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A theory that classification differentiates between shared ancestral and shared derived features.
A group of species with a common evolutionary ancestry.
can similarities arise by chance?
includes all of the descendant species of the original hominin population, species we place into the tribe hominini...
A recently appearing homology that is shared by a relatively small group of closely related taxa.
shared derived (synapomorphic) feature
Compared with shared derived features, a homology that did not appear as recently and is therefore shared by a larger group of species.
shared ancestral (sympesiomorphic) feature
A feature that is unique to a particular species
uniquely derived (autopomorphic) feature
Species used in a cladistic analysis that are closely related to the species being studied and are used to differentiate between shared derived and ancesteral derived features.
In cladistic analysis, features that appear in most of all species including the outgroup are assumed to be...
those found in the original set, but not in the outgroup are assumed to be...
- shared ancestral features
- shared derived features
A graphic representation of a species, or other taxa, being studied, based on cladistic analysis.
Depicts relationships among taxa, but does not depict temporal relationships
the three domains of life...
- Eukaryota (eukaryotes)
the two domains that consist of cells without nuclei...
the four knigdoms of the domain Eukaryota...
- Kingdom Protista
- Kingdom Fungi
- Kingdom Planti
- Kingdom Animalia
four traits of members of the animal kingdom...
- incapable of synthasizing own food
- specalized cells
- high mobility
- nerves and sensing organs
How many animal phyla do biologists recognize?
the 9 common animal phyla...
- Porifera (sponges)
- Cnidaria (jellyfish and anemones)
- Platyhelminthes (tapeworms)
- Nematoda (roundworms)
- Annelida (earthworms)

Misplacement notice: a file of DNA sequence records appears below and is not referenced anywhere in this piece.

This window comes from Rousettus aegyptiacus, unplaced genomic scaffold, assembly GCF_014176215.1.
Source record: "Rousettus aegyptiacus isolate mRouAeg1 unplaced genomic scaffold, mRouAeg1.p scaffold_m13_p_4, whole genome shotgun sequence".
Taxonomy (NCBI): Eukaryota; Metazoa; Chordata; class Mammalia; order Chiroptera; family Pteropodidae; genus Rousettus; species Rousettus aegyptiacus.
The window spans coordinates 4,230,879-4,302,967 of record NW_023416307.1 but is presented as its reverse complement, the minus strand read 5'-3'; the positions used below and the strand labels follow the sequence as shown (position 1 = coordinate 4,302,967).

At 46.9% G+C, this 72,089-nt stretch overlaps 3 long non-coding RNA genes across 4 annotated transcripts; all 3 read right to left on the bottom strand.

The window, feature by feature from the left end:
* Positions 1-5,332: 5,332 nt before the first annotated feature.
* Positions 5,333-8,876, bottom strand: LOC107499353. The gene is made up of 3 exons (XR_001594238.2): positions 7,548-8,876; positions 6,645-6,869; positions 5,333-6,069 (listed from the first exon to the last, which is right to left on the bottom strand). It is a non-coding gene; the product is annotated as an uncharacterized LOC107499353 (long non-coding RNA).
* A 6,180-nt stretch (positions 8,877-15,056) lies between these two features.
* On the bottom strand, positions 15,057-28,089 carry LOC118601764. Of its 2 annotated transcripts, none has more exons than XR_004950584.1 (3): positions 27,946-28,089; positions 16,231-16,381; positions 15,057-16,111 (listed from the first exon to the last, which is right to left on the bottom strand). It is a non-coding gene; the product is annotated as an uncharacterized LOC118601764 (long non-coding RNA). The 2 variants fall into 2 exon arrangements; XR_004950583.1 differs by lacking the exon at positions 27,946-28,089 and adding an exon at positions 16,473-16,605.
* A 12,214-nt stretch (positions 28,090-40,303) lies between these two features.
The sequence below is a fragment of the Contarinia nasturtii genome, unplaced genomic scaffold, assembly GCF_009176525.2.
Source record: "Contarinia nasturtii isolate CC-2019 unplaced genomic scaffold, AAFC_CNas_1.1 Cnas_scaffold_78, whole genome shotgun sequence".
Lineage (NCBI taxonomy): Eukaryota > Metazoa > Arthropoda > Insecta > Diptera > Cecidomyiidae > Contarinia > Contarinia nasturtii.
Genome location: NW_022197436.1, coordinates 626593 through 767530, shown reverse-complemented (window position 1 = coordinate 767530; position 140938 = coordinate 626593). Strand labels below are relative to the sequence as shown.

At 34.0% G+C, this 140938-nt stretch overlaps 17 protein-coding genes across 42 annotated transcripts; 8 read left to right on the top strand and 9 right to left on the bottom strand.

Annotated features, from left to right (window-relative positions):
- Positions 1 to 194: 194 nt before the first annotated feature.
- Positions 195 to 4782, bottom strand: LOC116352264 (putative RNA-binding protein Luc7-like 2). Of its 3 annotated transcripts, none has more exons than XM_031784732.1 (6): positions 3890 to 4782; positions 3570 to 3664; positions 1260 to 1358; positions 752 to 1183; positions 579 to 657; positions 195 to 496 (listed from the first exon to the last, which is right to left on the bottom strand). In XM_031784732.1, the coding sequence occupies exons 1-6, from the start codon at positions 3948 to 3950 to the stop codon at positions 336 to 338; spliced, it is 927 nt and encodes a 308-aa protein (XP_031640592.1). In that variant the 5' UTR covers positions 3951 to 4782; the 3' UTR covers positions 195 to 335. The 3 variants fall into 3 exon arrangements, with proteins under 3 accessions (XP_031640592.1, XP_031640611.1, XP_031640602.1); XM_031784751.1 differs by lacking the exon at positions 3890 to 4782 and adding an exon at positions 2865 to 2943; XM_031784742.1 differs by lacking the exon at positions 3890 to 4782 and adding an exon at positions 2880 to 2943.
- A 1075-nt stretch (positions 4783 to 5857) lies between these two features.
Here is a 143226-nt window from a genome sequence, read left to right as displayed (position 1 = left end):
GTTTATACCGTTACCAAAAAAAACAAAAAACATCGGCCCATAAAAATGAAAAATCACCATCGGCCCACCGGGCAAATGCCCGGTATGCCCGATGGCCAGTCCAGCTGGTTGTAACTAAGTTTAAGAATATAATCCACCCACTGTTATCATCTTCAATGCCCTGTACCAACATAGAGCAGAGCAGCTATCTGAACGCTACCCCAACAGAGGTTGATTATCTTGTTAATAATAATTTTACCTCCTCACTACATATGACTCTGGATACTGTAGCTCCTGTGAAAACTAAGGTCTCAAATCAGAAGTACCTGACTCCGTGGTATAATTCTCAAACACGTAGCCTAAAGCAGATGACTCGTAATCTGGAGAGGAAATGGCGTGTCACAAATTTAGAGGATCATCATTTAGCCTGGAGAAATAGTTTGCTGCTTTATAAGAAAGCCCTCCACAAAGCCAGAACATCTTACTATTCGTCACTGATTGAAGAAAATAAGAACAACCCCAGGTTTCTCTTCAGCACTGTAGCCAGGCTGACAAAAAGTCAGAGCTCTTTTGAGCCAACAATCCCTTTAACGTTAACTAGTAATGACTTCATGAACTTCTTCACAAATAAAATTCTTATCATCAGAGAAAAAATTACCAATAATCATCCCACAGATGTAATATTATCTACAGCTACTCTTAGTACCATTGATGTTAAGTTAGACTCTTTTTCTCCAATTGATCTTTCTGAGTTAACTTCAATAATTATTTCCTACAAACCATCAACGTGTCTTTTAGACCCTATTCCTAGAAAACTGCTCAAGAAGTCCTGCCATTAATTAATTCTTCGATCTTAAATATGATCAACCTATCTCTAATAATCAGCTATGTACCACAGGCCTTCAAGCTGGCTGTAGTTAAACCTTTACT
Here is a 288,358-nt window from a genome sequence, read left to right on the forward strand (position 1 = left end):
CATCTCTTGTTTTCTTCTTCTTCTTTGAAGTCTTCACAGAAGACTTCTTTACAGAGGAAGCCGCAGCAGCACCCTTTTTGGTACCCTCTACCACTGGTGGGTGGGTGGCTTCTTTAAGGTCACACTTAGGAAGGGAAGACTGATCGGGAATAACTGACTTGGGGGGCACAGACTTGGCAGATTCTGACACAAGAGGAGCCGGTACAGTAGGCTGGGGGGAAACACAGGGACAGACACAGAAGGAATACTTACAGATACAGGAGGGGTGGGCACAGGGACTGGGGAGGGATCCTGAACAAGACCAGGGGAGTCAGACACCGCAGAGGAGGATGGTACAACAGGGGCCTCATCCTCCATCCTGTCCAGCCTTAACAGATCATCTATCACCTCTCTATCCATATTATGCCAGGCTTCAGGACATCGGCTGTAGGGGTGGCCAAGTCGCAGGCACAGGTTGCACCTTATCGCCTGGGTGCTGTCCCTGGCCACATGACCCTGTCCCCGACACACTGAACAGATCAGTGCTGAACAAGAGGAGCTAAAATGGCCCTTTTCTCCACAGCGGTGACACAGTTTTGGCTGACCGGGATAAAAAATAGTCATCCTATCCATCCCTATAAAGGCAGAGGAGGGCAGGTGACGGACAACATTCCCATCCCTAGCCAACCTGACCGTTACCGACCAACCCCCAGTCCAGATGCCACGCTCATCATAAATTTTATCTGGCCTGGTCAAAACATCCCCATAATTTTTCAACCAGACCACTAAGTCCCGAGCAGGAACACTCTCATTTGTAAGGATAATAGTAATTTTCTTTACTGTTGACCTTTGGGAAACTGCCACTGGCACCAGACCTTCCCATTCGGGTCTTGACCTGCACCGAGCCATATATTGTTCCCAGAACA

- Echinodermata (starfish, sea urchins)
- Arthropoda (spiders, crayfish)
- Chordata (fish, reptiles, birds, mammals)
organism characterized by the presence of a notochord, a dorsal, hollow, single nerve chord, and gill slit at some point in the life cycle...
A cartiliaginous rod that runs along the back (dorsal) of all chordates at some point in their life cycle.
Toward the top or back of an animal.
Towatd the front or bottom side of an animal
Structures that filter out food particles in nonvertebrate chordates and are used for breathing in some vertebrates.
Human embryos have structrures that are thought to be precursers to gill slits.
True or False?
the seven living classes of vertebrates...
- Agatha (jawless vertebrates)
- Chondrichthyes (sharks and rays)
- Osteichtheys (bony fish)
- Amphibia (amphibians)
- Reptilia (reptiles)
- Aves (birds)
- Mammaila (mammals)
the three subphylum of phylum Chordata..
- Tunicata (tunicates)
- Cephalchordata (Amphioxus)
pre-existing structures in jawless vertebrates that gave rise to jaws...
Skeletal elements supporting the gill slits in nonvertebrate chordates and some vertebrates.
When did terrestrial vertebrates evolve?
aquatic vertebrate adaptatio of legs, lungs and amniote eggs, which allowed them to move onto the land are examples of...
three changes that made life spent totally on land possible...
- increased effenciency of the lungs
- waterproof skin
- amniote egg
An egg with a shell and membranes, which made reproduction of land possible.
Members of a class of the subphylum Vertebrata, that are characterized by a constant level of activity independent of external temperature and by mammary glands, hair or fur, heterodonty, and other features.
Where does fertilization of an amniote egg take place?
inside the female, before the shell is formed
When was the reptililan radiation?
What had to happen in order for the mammals to dominate?
demise of the dinosaurs
Using behavoir, such as avoiding heat or seeking sources of heat, to regulate body temperature.
The ability to control body temperature and maintain a high body temperature through physiological means.
4 requirements of homothermy...
- mechanisms in the brain
- hair or fur
- sweat glands
- larger intake of food
Dentition characterized by regional differentiation of teeth by function.
Having two sets of teeth, the deciduous and the permanent teeth.
The bone of the lower jaw; contains the lower dentition.
A muscle that lies beneath the lungs increases, causig a lowering of pressure within the lungs and movement of air from the outside of the lungs. When relaxed, air is expelled from the lungs.
The bony roof of the mouth that seperates the mouth from the nasal cavity, permitting the animal to breath and chew at the same time.
A heart that is divided into two sets of pumping chambers, effectively seperating oxygenated blood fron the lungs from deoxygenated blood from the body.
Glands found in mammalian females that produce milk.
How many bones are there in the reptilian lower jaw?
In the mammal lower jaw?
what happened to 2 of the reptilian lower jaw bones in mammals?
they moved into the inner ear
how many bonne are there in the reptilian inner ear?
in the mammalian inner ear?
How are the reptilian and mammalian tympanic membrane different?
- mammalian eardrum and middle ear are encased in bone
- reptilian tympanic membrane is near the surface